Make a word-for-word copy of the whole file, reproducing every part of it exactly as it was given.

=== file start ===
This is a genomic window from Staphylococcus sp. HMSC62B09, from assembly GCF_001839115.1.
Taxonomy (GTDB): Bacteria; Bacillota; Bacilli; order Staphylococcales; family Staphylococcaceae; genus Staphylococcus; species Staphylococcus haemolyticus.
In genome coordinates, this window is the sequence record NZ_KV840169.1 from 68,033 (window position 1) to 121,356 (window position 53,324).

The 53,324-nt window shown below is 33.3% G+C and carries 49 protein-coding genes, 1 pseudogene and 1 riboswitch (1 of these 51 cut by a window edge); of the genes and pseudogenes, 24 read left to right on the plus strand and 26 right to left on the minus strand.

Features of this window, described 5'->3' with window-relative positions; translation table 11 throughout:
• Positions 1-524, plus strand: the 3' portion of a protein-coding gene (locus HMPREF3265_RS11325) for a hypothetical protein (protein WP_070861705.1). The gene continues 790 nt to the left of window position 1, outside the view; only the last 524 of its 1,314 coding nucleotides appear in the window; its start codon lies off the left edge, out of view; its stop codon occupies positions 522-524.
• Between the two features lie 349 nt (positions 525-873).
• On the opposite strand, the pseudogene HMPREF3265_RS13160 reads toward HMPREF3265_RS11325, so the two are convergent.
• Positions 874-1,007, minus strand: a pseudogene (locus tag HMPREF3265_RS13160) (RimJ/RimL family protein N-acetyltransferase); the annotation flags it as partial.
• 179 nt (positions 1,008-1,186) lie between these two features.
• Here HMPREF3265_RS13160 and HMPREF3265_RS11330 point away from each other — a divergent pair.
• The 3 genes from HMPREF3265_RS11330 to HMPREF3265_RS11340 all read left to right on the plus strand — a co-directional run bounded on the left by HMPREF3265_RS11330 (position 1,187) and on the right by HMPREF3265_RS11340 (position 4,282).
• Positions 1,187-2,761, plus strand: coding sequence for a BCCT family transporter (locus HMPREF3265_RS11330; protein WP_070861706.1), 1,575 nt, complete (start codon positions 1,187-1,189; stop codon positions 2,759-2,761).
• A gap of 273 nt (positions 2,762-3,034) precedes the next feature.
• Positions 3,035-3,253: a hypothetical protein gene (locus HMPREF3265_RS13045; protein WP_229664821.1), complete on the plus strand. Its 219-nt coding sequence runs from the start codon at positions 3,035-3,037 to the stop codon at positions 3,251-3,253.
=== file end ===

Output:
This is a genomic window from Staphylococcus sp. HMSC62B09, from assembly GCF_001839115.1.
Taxonomy (GTDB): Bacteria; Bacillota; Bacilli; order Staphylococcales; family Staphylococcaceae; genus Staphylococcus; species Staphylococcus haemolyticus.
In genome coordinates, this window is the sequence record NZ_KV840169.1 from 68,033 (window position 1) to 121,356 (window position 53,324).

The 53,324-nt window shown below is 33.3% G+C and carries 49 protein-coding genes, 1 pseudogene and 1 riboswitch (1 of these 51 cut by a window edge); of the genes and pseudogenes, 24 read left to right on the plus strand and 26 right to left on the minus strand.

Features of this window, described 5'->3' with window-relative positions; translation table 11 throughout:
• Positions 1-524, plus strand: the 3' portion of a protein-coding gene (locus HMPREF3265_RS11325) for a hypothetical protein (protein WP_070861705.1). The gene continues 790 nt to the left of window position 1, outside the view; only the last 524 of its 1,314 coding nucleotides appear in the window; its start codon lies off the left edge, out of view; its stop codon occupies positions 522-524.
• Between the two features lie 349 nt (positions 525-873).
• On the opposite strand, the pseudogene HMPREF3265_RS13160 reads toward HMPREF3265_RS11325, so the two are convergent.
• Positions 874-1,007, minus strand: a pseudogene (locus tag HMPREF3265_RS13160) (RimJ/RimL family protein N-acetyltransferase); the annotation flags it as partial.
• 179 nt (positions 1,008-1,186) lie between these two features.
• Here HMPREF3265_RS13160 and HMPREF3265_RS11330 point away from each other — a divergent pair.
• The 3 genes from HMPREF3265_RS11330 to HMPREF3265_RS11340 all read left to right on the plus strand — a co-directional run bounded on the left by HMPREF3265_RS11330 (position 1,187) and on the right by HMPREF3265_RS11340 (position 4,282).
• Positions 1,187-2,761, plus strand: coding sequence for a BCCT family transporter (locus HMPREF3265_RS11330; protein WP_070861706.1), 1,575 nt, complete (start codon positions 1,187-1,189; stop codon positions 2,759-2,761).
• A gap of 273 nt (positions 2,762-3,034) precedes the next feature.
• Positions 3,035-3,253: a hypothetical protein gene (locus HMPREF3265_RS13045; protein WP_229664821.1), complete on the plus strand. Its 219-nt coding sequence runs from the start codon at positions 3,035-3,037 to the stop codon at positions 3,251-3,253.